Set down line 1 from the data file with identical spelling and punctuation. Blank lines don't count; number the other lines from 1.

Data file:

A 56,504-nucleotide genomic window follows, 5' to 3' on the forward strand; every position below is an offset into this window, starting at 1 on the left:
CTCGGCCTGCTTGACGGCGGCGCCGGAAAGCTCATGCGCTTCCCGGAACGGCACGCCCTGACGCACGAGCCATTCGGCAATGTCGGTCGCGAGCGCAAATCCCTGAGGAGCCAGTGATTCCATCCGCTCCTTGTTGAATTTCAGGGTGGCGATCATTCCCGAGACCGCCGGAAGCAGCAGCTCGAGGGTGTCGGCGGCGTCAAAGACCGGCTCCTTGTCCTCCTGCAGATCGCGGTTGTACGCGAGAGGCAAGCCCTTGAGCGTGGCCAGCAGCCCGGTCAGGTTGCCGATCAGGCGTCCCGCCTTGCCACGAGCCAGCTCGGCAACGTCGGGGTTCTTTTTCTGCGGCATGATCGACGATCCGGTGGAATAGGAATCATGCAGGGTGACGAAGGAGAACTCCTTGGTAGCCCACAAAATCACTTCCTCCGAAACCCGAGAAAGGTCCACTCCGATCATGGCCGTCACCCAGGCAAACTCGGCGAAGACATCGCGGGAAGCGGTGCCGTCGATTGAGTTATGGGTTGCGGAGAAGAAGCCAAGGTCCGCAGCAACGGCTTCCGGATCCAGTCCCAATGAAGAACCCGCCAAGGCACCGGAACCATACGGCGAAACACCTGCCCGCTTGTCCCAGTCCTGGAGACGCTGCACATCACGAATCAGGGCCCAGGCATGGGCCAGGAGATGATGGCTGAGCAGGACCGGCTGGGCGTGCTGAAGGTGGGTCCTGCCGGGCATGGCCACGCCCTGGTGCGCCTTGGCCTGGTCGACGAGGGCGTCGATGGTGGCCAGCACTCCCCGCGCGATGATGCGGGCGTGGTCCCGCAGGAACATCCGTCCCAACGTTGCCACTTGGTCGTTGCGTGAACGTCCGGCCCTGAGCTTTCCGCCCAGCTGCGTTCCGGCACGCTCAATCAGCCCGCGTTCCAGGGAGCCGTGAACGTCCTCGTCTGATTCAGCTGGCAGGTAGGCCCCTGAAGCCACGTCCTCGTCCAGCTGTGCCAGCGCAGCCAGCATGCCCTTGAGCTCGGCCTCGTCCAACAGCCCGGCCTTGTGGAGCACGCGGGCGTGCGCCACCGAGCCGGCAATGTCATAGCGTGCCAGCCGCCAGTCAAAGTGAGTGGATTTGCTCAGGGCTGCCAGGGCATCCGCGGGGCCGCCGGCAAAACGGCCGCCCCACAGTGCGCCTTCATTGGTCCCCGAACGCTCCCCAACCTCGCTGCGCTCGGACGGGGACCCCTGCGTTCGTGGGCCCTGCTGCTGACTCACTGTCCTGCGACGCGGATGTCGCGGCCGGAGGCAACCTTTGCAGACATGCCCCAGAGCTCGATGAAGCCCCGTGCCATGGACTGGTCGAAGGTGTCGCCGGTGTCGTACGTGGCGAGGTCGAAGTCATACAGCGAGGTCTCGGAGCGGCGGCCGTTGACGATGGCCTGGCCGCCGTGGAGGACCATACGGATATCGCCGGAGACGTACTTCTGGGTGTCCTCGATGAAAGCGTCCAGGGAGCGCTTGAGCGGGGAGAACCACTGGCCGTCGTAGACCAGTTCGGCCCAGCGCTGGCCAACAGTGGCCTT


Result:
A 56,504-nucleotide genomic window follows, 5' to 3' on the forward strand; every position below is an offset into this window, starting at 1 on the left: